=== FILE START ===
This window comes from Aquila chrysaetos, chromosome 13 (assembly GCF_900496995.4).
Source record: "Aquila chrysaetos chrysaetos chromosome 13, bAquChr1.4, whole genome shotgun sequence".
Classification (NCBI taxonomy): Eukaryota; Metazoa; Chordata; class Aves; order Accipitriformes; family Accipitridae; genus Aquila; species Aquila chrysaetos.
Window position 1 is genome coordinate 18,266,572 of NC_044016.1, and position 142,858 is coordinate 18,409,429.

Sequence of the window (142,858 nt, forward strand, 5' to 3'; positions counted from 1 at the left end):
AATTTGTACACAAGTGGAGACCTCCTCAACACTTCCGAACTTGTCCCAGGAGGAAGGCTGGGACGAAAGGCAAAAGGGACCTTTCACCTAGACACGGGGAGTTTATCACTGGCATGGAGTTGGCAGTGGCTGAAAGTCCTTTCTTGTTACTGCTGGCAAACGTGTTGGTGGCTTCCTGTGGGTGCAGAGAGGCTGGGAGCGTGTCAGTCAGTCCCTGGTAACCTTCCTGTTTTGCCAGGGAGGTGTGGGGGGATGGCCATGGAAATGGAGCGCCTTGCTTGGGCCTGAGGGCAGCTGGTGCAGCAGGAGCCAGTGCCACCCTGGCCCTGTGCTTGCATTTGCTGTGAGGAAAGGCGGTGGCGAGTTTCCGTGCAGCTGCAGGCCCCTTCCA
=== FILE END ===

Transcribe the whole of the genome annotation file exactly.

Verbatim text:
This window comes from Aquila chrysaetos, chromosome 13 (assembly GCF_900496995.4).
Source record: "Aquila chrysaetos chrysaetos chromosome 13, bAquChr1.4, whole genome shotgun sequence".
Classification (NCBI taxonomy): Eukaryota; Metazoa; Chordata; class Aves; order Accipitriformes; family Accipitridae; genus Aquila; species Aquila chrysaetos.
Window position 1 is genome coordinate 18,266,572 of NC_044016.1, and position 142,858 is coordinate 18,409,429.

Sequence of the window (142,858 nt, forward strand, 5' to 3'; positions counted from 1 at the left end):
AATTTGTACACAAGTGGAGACCTCCTCAACACTTCCGAACTTGTCCCAGGAGGAAGGCTGGGACGAAAGGCAAAAGGGACCTTTCACCTAGACACGGGGAGTTTATCACTGGCATGGAGTTGGCAGTGGCTGAAAGTCCTTTCTTGTTACTGCTGGCAAACGTGTTGGTGGCTTCCTGTGGGTGCAGAGAGGCTGGGAGCGTGTCAGTCAGTCCCTGGTAACCTTCCTGTTTTGCCAGGGAGGTGTGGGGGGATGGCCATGGAAATGGAGCGCCTTGCTTGGGCCTGAGGGCAGCTGGTGCAGCAGGAGCCAGTGCCACCCTGGCCCTGTGCTTGCATTTGCTGTGAGGAAAGGCGGTGGCGAGTTTCCGTGCAGCTGCAGGCCCCTTCCA